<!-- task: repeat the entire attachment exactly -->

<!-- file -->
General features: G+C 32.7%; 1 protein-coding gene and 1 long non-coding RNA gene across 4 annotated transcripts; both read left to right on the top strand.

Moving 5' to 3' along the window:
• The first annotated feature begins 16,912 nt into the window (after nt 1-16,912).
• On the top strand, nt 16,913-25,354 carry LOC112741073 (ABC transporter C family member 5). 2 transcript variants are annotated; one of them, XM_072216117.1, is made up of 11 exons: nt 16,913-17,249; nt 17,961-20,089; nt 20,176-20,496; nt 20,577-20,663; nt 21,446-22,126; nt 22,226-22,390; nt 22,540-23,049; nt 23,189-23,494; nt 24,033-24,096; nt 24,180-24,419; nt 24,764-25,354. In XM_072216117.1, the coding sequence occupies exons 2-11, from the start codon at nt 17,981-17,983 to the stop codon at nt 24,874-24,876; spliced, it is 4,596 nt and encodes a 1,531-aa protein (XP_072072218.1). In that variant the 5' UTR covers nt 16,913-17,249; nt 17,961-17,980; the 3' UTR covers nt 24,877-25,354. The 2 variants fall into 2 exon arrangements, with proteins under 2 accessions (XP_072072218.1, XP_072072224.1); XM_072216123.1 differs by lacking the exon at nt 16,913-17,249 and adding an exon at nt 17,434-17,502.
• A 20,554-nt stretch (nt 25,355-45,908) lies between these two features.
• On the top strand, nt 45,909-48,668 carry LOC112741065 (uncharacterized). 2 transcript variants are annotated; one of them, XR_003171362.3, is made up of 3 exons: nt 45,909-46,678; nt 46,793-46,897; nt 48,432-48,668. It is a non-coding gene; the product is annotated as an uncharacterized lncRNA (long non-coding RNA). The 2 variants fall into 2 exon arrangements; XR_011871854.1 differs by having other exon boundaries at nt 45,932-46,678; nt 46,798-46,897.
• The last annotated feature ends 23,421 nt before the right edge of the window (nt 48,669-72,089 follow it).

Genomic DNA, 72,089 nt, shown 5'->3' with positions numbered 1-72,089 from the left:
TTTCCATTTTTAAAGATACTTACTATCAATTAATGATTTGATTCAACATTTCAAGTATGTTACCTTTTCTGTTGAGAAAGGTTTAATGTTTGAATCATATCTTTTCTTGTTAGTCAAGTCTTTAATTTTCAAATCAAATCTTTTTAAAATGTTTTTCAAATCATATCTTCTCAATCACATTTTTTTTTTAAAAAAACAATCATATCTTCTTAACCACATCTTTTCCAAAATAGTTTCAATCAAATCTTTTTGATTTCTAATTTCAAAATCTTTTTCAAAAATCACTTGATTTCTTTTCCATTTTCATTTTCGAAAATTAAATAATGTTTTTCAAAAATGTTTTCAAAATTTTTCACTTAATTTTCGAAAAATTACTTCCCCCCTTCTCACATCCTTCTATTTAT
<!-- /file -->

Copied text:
General features: G+C 32.7%; 1 protein-coding gene and 1 long non-coding RNA gene across 4 annotated transcripts; both read left to right on the top strand.

Moving 5' to 3' along the window:
• The first annotated feature begins 16,912 nt into the window (after nt 1-16,912).
• On the top strand, nt 16,913-25,354 carry LOC112741073 (ABC transporter C family member 5). 2 transcript variants are annotated; one of them, XM_072216117.1, is made up of 11 exons: nt 16,913-17,249; nt 17,961-20,089; nt 20,176-20,496; nt 20,577-20,663; nt 21,446-22,126; nt 22,226-22,390; nt 22,540-23,049; nt 23,189-23,494; nt 24,033-24,096; nt 24,180-24,419; nt 24,764-25,354. In XM_072216117.1, the coding sequence occupies exons 2-11, from the start codon at nt 17,981-17,983 to the stop codon at nt 24,874-24,876; spliced, it is 4,596 nt and encodes a 1,531-aa protein (XP_072072218.1). In that variant the 5' UTR covers nt 16,913-17,249; nt 17,961-17,980; the 3' UTR covers nt 24,877-25,354. The 2 variants fall into 2 exon arrangements, with proteins under 2 accessions (XP_072072218.1, XP_072072224.1); XM_072216123.1 differs by lacking the exon at nt 16,913-17,249 and adding an exon at nt 17,434-17,502.
• A 20,554-nt stretch (nt 25,355-45,908) lies between these two features.
• On the top strand, nt 45,909-48,668 carry LOC112741065 (uncharacterized). 2 transcript variants are annotated; one of them, XR_003171362.3, is made up of 3 exons: nt 45,909-46,678; nt 46,793-46,897; nt 48,432-48,668. It is a non-coding gene; the product is annotated as an uncharacterized lncRNA (long non-coding RNA). The 2 variants fall into 2 exon arrangements; XR_011871854.1 differs by having other exon boundaries at nt 45,932-46,678; nt 46,798-46,897.
• The last annotated feature ends 23,421 nt before the right edge of the window (nt 48,669-72,089 follow it).

Genomic DNA, 72,089 nt, shown 5'->3' with positions numbered 1-72,089 from the left:
TTTCCATTTTTAAAGATACTTACTATCAATTAATGATTTGATTCAACATTTCAAGTATGTTACCTTTTCTGTTGAGAAAGGTTTAATGTTTGAATCATATCTTTTCTTGTTAGTCAAGTCTTTAATTTTCAAATCAAATCTTTTTAAAATGTTTTTCAAATCATATCTTCTCAATCACATTTTTTTTTTAAAAAAACAATCATATCTTCTTAACCACATCTTTTCCAAAATAGTTTCAATCAAATCTTTTTGATTTCTAATTTCAAAATCTTTTTCAAAAATCACTTGATTTCTTTTCCATTTTCATTTTCGAAAATTAAATAATGTTTTTCAAAAATGTTTTCAAAATTTTTCACTTAATTTTCGAAAAATTACTTCCCCCCTTCTCACATCCTTCTATTTAT